ADDIS ABABA, Ethiopia
The novel coronavirus has impacted Africa in at least three ways: the loss of an estimated $69 billion since the lockdown started, a drop in the growth forecast and a deepening of poverty, the executive secretary of the UN Economic Commission for Africa (ECA) has said.
Vera Songwe made the remarks in an exclusive interview with Anadolu Agency on Monday, coincidentally the day that two of the continent’s largest economies -- South Africa and Nigeria -- announced an easing of virus-related restrictions.
“Because of the lockdowns -- 42 countries have locked down -- we are going to lose $69 billion, just from the lockdowns,” Songwe said.
Countries such as South Africa were now moving to “targeted country-wide confinement” rather than blanket lockdowns, she noted.
In addition, according to the top-notch Cameroonian economist, the continent will lose its economic growth trajectory remarkably.
“We are going from 3.2% expected growth to -- maybe if we are lucky -- to 1%,” she said, adding the loss of remittances being sent to African countries by Africans and people of African origin to their families and relatives will also be substantial in a continent where many countries are considered to be “remittance-reliant.”
“Our economies have been severely hit on the services side, the tourism sector is on its knees,” she said.
According to the International Air Transport Association, Africa’s aviation sector is expected to lose $6 billion in passenger revenue.
Songwe, who also worked for both the World Bank and International Finance Corporation, said: “We are going to see an increase also in inequality.”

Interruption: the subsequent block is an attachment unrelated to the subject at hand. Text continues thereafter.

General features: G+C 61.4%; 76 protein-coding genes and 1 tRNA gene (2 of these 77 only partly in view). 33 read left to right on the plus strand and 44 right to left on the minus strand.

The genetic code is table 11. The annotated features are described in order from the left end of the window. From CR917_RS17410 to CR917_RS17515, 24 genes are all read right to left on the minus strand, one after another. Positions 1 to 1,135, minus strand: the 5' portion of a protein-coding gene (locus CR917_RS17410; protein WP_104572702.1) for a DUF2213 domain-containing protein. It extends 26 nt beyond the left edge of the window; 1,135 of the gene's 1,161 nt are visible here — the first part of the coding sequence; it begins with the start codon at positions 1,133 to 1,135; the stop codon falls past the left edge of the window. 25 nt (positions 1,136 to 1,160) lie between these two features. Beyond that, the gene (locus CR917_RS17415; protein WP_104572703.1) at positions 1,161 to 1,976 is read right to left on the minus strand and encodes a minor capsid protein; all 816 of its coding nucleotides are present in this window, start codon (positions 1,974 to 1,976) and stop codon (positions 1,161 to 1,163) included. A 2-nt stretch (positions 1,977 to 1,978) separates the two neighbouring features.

COVID-19 cases across Africa have surpassed the 150,000 mark, with the death toll exceeding 4,000 and escalating, according to the Africa Centres for Disease Control and Prevention.
Focus on testing
Africa should focus more on testing and less on lockdowns, said Songwe.
“The media has focused too much on lockdowns,” but it is not helping, she said, adding: “Lockdown is an emotional and sentimental conversation,” in response to a comment that lockdowns are affecting too many people in Africa, especially those low-income people engaged in micro businesses.
To achieve enhanced efficiency in dealing with the virus and also allow for the opening up of economies, “the question should be ‘How quickly can we test, trace and isolate?’,” she noted.
“South Africa has done quite a lot of testing, and easing in South Africa makes sense,” she said.
Africa, according to Songwe, is testing 1 million people each day, and the target should be 10 million.